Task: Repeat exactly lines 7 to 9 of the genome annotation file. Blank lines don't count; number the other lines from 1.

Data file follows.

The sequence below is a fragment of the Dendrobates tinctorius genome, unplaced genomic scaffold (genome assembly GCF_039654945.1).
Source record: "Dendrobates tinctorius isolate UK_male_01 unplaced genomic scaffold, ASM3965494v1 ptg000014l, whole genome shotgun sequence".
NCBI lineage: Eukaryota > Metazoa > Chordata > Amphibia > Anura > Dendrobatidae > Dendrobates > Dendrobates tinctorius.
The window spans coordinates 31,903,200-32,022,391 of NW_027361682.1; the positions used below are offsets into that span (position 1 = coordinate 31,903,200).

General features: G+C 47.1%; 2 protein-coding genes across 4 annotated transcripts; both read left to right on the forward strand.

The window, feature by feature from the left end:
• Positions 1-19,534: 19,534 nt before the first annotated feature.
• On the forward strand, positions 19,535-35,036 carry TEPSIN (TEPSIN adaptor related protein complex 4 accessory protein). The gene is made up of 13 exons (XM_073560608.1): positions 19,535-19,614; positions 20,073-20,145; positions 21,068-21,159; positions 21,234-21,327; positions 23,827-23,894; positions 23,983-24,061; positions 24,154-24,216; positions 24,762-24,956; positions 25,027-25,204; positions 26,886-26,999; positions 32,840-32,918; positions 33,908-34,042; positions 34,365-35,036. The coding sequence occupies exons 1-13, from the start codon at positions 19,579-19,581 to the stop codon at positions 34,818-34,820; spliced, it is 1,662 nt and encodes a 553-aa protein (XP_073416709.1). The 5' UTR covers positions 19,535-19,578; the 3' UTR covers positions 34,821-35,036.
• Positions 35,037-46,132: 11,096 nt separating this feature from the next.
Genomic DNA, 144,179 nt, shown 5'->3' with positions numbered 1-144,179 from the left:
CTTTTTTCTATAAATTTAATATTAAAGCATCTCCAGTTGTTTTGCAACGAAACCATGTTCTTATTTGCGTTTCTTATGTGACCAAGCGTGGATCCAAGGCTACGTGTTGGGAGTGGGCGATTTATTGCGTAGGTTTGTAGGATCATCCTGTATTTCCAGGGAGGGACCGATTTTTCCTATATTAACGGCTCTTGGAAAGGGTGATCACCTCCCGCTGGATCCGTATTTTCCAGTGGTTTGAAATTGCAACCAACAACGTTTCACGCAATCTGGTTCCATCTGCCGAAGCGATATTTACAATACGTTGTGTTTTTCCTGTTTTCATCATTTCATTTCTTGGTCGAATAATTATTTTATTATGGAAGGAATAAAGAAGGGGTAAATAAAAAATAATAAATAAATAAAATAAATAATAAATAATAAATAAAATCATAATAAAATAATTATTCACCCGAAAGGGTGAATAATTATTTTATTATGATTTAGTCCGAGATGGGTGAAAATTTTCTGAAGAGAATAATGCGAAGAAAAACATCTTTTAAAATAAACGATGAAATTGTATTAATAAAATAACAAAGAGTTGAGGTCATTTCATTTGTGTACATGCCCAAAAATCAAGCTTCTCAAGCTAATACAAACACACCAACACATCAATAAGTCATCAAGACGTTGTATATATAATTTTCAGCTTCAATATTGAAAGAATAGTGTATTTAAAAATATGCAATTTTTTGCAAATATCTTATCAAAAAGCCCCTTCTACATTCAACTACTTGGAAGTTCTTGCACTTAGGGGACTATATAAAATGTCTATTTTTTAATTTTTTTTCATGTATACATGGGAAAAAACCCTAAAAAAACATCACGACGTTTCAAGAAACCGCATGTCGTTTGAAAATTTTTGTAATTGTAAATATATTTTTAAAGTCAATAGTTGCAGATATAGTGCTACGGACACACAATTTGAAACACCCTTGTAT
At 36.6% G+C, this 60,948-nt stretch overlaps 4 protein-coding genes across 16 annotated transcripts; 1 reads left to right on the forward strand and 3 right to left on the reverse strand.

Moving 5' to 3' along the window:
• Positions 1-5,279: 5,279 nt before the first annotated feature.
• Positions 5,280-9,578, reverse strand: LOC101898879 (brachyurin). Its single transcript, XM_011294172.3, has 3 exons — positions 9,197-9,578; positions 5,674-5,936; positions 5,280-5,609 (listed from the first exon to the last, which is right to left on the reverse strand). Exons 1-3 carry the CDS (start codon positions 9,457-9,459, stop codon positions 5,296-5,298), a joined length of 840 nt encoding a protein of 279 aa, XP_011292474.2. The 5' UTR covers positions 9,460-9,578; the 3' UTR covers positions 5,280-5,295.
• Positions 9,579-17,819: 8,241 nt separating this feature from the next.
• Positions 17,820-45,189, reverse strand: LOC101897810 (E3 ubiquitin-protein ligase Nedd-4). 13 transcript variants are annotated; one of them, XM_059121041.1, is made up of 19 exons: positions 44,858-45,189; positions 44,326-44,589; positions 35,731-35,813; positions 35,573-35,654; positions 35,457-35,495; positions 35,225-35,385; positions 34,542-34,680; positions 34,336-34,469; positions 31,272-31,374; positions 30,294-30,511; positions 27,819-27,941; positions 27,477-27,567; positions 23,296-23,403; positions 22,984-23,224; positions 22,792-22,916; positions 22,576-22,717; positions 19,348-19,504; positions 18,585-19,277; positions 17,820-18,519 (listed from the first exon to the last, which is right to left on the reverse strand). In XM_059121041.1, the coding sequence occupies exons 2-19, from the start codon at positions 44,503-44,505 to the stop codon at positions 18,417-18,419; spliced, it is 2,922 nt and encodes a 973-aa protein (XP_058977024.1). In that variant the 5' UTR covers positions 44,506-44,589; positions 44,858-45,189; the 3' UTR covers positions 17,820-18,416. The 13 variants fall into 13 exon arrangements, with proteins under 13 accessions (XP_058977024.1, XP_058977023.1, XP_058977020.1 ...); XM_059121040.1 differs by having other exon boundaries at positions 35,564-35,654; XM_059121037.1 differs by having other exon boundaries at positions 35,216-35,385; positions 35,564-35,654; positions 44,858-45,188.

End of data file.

• Positions 1-19,534: 19,534 nt before the first annotated feature.
• On the forward strand, positions 19,535-35,036 carry TEPSIN (TEPSIN adaptor related protein complex 4 accessory protein). The gene is made up of 13 exons (XM_073560608.1): positions 19,535-19,614; positions 20,073-20,145; positions 21,068-21,159; positions 21,234-21,327; positions 23,827-23,894; positions 23,983-24,061; positions 24,154-24,216; positions 24,762-24,956; positions 25,027-25,204; positions 26,886-26,999; positions 32,840-32,918; positions 33,908-34,042; positions 34,365-35,036. The coding sequence occupies exons 1-13, from the start codon at positions 19,579-19,581 to the stop codon at positions 34,818-34,820; spliced, it is 1,662 nt and encodes a 553-aa protein (XP_073416709.1). The 5' UTR covers positions 19,535-19,578; the 3' UTR covers positions 34,821-35,036.
• Positions 35,037-46,132: 11,096 nt separating this feature from the next.